By Rebecca D’Souza
According to recent statistics from CityAM.com, an incredible 11,000 business are launched every hour and $1,532 is invested by venture capitalists every second in the US alone. It’s never been a more exciting time to start your own business. SMEs and start-ups are slowly taking over the world, and the international market is being flooded with innovative products and services we never knew we needed.
However, there’s another important figure that no startup should ignore: 90% – the percentage of startups that fail within the first year.
So, whether your business model is going to change the world like Uber or Airbnb, help people eat better like HelloFresh or just allow users to take more flattering selfies like Instagram, it’s important to learn from the mistakes of those who have gone before you – so you can join the ranks of the 845,000 successful startups that are already based here in the UK, rather than finding yourself in the company of the 60 or more businesses that have failed in the time since you started reading this article.
Make Something That People Want
The number one reason startups fail is because nobody wants what they’re selling. It may sound obvious, but considering that a lack of market is touted as the reason for 42% of all startup failures, it might be worth taking Steve Jobs view that “people don’t know what they want until you show it to them,” with a pinch of salt. Do your research, and make sure the time is right for your million-dollar idea, or you may find yourself writing a failure post-mortem sooner than you’d have hoped.
Louise Howlett, Commercial Director of award-winning heating company, RA Brown, agrees that a detailed and extensively researched plan is the key to success. “When I started developing the heat pump installation side of our business with my husband, Richard, we knew from our research that the renewable sector was going to be an upcoming area of growth,” she says. In order to give their company a competitive edge they needed a retail presence, which meant finding the right location to accommodate both their office and a showroom. This was a big investment at a time when the economic crisis was at its height but the directors entered into it confidently having done their homework. “There was no room for error – the timing had to be right and every step carefully planned but it was a risk that paid off,” adds Howlett.
Don’t Redesign The Wheel
If your product or service already exists, think carefully about whether there’s sufficient demand for more of the same. Superior competition makes up 19% of startup failure. If what you’re providing with your business is better than your competitors, go ahead. But if you’re planning to take on an already saturated markets such as streaming services or lift shares, do your research before pouring time and money into a project that might be outdone by something that’s already a household name.
Pick The Right People
23% of failure post-mortems cite hiring the wrong people as a major reason for their downfall. An enormous number of startups are born out of lightbulb moments with a group of friends – but it’s important to make sure you’re going into business with people who know what they’re doing. Investing in the best people for the job is more important than holding back from critiquing a friend’s performance in order to protect their feelings. That being said, it’s also important to trust the team with which you’re working. Your startup team are going to be with you through good times, but also the bad. Ensure that they know what they’re getting themselves into, but most importantly, make sure they understand what it is you’re here to do.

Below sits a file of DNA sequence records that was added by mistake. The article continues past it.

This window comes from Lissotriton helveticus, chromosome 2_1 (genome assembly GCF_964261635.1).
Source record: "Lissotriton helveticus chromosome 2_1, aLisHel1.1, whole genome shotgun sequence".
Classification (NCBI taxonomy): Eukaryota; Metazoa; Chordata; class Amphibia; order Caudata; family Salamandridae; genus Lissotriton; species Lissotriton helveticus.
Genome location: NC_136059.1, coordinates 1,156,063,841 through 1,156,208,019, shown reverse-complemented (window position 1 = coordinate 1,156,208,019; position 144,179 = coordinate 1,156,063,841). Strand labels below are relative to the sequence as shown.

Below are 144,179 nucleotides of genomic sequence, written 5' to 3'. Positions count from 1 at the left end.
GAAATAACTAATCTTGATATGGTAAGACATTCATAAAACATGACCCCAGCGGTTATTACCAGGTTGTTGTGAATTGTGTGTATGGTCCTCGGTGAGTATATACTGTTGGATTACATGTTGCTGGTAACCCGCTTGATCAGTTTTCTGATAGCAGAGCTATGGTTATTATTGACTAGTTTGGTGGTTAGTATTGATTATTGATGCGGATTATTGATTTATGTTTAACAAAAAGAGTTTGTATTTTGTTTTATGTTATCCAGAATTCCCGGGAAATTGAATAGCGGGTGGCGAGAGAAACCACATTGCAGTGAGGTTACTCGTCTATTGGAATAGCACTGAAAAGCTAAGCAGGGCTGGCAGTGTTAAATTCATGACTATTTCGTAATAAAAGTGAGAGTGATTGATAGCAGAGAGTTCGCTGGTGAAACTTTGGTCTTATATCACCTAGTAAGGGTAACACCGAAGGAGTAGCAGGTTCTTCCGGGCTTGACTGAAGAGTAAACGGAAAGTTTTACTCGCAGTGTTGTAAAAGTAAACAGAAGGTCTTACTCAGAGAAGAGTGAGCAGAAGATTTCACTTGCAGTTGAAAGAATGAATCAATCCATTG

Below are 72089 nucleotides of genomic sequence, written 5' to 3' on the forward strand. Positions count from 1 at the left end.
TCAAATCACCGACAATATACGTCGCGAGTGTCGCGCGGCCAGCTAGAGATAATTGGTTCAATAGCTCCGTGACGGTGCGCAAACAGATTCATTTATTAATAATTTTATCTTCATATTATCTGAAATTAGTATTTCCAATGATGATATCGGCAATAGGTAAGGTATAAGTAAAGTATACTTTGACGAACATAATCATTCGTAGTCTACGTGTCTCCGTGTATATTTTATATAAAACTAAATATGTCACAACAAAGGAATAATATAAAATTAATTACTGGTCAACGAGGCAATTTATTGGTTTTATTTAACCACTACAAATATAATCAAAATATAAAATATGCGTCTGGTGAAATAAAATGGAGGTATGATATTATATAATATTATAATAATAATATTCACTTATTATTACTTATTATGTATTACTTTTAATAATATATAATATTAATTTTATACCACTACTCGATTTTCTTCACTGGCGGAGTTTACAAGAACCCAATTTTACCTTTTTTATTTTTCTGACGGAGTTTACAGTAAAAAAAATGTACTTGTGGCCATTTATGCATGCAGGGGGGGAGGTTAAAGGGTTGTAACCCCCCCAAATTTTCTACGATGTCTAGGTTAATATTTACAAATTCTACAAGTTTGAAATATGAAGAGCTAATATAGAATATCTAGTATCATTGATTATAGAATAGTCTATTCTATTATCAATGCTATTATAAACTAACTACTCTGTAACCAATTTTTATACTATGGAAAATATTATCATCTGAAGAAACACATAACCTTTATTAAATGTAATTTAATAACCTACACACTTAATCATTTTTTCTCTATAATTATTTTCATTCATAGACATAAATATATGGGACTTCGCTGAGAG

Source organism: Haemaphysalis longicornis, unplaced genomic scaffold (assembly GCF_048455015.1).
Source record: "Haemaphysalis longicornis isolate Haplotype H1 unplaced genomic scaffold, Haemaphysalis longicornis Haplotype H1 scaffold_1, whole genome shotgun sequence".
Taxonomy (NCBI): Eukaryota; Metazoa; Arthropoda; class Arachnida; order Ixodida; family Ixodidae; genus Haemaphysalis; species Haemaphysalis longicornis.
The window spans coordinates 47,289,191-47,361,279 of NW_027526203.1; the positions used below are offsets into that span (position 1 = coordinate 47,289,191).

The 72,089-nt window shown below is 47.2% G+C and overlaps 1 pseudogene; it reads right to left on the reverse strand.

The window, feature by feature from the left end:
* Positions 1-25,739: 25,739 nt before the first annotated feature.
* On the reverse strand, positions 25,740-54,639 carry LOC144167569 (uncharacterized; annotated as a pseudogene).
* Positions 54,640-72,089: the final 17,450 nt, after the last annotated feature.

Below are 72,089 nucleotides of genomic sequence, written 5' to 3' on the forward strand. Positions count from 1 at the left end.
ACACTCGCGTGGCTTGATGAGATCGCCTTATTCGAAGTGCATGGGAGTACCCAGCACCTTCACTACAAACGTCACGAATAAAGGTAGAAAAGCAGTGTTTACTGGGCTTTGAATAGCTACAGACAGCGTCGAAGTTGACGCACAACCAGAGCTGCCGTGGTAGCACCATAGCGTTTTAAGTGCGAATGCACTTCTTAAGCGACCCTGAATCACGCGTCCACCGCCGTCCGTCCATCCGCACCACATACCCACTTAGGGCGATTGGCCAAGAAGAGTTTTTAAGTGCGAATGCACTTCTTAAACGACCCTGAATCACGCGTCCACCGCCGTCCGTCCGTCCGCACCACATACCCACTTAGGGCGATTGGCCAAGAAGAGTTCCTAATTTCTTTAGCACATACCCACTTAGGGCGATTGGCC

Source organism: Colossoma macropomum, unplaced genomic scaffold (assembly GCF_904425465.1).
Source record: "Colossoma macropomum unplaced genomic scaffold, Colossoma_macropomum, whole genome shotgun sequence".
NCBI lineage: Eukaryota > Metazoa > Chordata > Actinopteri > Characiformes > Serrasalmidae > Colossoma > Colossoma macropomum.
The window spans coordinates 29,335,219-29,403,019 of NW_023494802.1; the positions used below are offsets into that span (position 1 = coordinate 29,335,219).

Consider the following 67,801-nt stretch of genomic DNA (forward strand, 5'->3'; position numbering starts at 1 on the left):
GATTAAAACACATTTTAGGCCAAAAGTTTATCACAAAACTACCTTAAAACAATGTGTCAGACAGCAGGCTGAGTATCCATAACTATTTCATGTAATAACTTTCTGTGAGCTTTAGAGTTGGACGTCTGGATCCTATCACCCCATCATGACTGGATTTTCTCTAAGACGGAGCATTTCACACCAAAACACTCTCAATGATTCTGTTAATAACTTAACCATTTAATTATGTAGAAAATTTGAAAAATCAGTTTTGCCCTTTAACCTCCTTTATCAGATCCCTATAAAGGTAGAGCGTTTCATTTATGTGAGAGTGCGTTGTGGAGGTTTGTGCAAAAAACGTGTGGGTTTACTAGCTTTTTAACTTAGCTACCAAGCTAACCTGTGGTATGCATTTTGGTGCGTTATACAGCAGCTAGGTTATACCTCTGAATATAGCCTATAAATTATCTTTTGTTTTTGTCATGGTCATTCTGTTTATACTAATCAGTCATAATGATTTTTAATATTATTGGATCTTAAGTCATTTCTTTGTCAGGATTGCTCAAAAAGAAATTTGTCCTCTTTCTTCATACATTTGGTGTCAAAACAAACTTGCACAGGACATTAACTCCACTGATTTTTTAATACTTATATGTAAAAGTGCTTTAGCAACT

Ensure You’ve Got The Capital
Financial problems make up over a quarter of startup failures at 29%. It doesn’t matter how you achieve it, be it through investment, personal savings or a business loan – but make sure you have the funds to realise your business from start to finish. Adam Hoeksema, Co-Founder of ProjectionHub, notes that most startup owners don’t take home a pay check for the first year they’re in business. “If you need a pay check each month at this point in your life,” writes Hoeksema on his blog, “then you probably shouldn’t risk starting a new business right now.”
Be Involved In Every Aspect of Your Business
Entrepreneur and regular contributor to Forbes magazine Neil Patel emphasises the importance of business founders understanding every aspect of their business, even if they have a strong and competent team surrounding them. Startups cannot segment their responsibilities, and it’s the CEO’s job to make sure they’re picking up the slack, especially in a small team where roles can regularly overlap. Don’t ignore anything, implores Patel. “Successful entrepreneurs work on their business, not in their business,” he wrote on forbes.com last year.
Launching a business can be a daunting prospect, but it shouldn’t deter you if you’ve done sufficient research and have confidence in your product. Practical business advice is useful, but it doesn’t count for everything. Brent Ginna, founder of EverTrue, stresses that the most important thing any founder can do is remember this: “While mentor feedback is extremely valuable, we ultimately need to make key decisions ourselves.” So, go forth and build your businesses to be part of the other 10%. Believe in your ability, believe in your product and most importantly, trust your instinct. It’s gotten you this far”, she says.
ABOUT THE AUTHOR
Rebecca D’Souza is a freelance writer covering all aspects of business, including online marketing and PR.